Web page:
Click here to close Hello! We notice that you are using Internet Explorer, which is not supported by Xenbase and may cause the site to display incorrectly. We suggest using a current version of Chrome, FireFox, or Safari.
XB-ART-2209
Proc Natl Acad Sci U S A. March 22, 2005; 102 (12): 4318-23.

A role for the anaphase-promoting complex inhibitor Emi2/XErp1, a homolog of early mitotic inhibitor 1, in cytostatic factor arrest of Xenopus eggs.

Tung JJ , Hansen DV , Ban KH , Loktev AV , Summers MK , Adler JR , Jackson PK .


Abstract
Unfertilized vertebrate eggs are arrested in metaphase of meiosis II with high cyclin B/Cdc2 activity to prevent parthenogenesis. Until fertilization, exit from metaphase is blocked by an activity called cytostatic factor (CSF), which stabilizes cyclin B by inhibiting the anaphase-promoting complex (APC) ubiquitin ligase. The APC inhibitor early mitotic inhibitor 1 (Emi1) was recently found to be required for maintenance of CSF arrest. We show here that exogenous Emi1 is unstable in CSF-arrested Xenopus eggs and is destroyed by the SCF(betaTrCP) ubiquitin ligase, suggesting that endogenous Emi1, an apparent 44-kDa protein, requires a stabilizing factor. However, anti-Emi1 antibodies crossreact with native Emi2/Erp1/FBXO43, a homolog of Emi1 and conserved APC inhibitor. Emi2 is stable in CSF-arrested eggs, is sufficient to prevent CSF release, and is rapidly degraded in a Polo-like kinase 1-dependent manner in response to calcium-mediated egg activation. These results identify Emi2 as a candidate CSF maintenance protein.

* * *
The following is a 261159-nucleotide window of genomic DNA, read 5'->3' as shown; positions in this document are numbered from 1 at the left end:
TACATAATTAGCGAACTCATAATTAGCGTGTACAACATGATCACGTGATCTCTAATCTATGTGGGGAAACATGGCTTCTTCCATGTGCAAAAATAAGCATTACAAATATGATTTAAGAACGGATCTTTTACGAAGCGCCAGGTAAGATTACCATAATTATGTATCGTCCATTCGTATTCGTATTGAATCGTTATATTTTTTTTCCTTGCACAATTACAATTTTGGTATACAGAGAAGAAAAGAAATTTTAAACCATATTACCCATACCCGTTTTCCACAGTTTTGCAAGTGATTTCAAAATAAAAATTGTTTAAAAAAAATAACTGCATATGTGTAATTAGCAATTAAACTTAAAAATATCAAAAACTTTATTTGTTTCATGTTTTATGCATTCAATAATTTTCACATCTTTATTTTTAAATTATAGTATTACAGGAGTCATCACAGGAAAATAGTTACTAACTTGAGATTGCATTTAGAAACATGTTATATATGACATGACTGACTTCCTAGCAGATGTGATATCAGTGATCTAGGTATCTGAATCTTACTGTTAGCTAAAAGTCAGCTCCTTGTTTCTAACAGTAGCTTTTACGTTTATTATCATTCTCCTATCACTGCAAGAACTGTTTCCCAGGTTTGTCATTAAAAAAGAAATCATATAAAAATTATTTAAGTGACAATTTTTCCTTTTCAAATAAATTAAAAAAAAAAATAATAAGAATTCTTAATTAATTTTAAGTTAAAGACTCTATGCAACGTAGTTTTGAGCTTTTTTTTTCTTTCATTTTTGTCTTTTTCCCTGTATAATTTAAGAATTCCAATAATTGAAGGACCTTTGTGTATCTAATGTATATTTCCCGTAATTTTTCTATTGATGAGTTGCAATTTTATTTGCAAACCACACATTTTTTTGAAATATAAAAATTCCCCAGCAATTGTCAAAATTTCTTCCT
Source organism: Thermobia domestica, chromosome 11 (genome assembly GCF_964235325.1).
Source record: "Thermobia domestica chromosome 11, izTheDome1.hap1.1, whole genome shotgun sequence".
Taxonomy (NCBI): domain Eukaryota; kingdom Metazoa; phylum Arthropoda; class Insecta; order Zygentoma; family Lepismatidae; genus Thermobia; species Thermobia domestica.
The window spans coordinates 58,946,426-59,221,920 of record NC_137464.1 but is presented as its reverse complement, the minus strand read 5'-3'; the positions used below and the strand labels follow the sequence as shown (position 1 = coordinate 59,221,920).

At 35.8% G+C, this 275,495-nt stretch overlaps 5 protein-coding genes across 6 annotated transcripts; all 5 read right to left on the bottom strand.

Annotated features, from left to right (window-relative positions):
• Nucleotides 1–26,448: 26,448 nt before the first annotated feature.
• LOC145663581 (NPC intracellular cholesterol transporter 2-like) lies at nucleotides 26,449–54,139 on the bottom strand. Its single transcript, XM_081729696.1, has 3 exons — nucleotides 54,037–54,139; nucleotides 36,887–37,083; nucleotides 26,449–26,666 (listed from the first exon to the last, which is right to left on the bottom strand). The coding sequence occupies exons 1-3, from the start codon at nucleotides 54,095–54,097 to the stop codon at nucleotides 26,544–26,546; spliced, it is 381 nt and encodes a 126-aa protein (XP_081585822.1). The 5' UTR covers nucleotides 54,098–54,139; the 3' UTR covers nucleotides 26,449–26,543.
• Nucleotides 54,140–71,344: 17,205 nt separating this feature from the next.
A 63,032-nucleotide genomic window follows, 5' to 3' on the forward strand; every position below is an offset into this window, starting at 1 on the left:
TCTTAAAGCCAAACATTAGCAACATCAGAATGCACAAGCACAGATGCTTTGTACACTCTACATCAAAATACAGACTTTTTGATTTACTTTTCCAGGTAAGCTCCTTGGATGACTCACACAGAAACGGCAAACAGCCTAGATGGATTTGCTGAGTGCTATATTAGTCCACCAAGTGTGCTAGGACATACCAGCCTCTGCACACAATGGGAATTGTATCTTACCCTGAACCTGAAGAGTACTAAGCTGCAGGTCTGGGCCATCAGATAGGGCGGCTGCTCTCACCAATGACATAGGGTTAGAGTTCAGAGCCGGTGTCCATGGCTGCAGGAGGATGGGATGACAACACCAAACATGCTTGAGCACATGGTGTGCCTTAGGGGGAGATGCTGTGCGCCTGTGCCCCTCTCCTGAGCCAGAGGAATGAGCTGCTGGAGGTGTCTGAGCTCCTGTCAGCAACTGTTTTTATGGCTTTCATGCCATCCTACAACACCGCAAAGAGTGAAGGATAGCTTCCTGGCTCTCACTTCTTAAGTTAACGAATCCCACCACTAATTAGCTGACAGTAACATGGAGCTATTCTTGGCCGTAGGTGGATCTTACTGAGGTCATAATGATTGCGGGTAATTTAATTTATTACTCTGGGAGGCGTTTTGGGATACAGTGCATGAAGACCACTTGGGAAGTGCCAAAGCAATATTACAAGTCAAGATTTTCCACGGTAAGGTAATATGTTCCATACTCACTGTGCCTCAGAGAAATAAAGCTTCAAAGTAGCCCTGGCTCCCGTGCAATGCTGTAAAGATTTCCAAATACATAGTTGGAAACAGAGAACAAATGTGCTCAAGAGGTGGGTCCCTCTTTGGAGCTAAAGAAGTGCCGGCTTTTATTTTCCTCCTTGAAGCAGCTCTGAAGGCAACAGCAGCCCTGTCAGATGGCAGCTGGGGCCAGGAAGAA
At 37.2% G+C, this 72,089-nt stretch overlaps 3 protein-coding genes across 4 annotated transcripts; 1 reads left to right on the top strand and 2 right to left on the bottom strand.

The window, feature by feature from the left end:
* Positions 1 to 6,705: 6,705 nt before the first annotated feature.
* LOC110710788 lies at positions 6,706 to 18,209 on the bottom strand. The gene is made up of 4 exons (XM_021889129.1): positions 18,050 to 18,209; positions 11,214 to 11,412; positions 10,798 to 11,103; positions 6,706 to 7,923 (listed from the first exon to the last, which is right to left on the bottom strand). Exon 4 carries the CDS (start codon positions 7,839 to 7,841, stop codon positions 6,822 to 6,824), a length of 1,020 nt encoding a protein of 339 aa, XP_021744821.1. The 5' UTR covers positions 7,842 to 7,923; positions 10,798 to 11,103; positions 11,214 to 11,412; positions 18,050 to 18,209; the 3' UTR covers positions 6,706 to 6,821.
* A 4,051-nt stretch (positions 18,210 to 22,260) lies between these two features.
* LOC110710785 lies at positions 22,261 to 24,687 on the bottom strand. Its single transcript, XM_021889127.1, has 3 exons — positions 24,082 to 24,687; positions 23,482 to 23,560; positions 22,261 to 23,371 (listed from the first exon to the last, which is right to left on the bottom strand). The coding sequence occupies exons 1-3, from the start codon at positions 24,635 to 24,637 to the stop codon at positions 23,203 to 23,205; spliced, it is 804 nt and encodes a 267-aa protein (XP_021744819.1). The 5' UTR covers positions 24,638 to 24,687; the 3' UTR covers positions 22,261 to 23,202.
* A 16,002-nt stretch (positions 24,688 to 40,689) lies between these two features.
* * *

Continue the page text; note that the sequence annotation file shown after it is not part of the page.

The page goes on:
PubMed ID: 15753281
PMC ID: PMC552977
Article link: Proc Natl Acad Sci U S A.
Grant support: 5T32 CA09302-27 NCI NIH HHS , 5T32 CA09302-27 NCI NIH HHS , 5T32 CA09302-27 NCI NIH HHS , 5T32 CA09302-27 NCI NIH HHS , 5T32 CA09302-27 NCI NIH HHS , 5T32 CA09302-27 NCI NIH HHS , GM54811 NIGMS NIH HHS , R01 GM60439 NIGMS NIH HHS

Genes referenced: btrc ccnb1.2 cdk1 fbxo43 fbxo5 plk1 pold1
Antibodies referenced:
Morpholinos referenced:

My Xenbase: [ Log-in / Register ]
version: [3.3]


Major funding for Xenbase is provided by the National Institute of Child Health and Human Development, grant P41 HD064556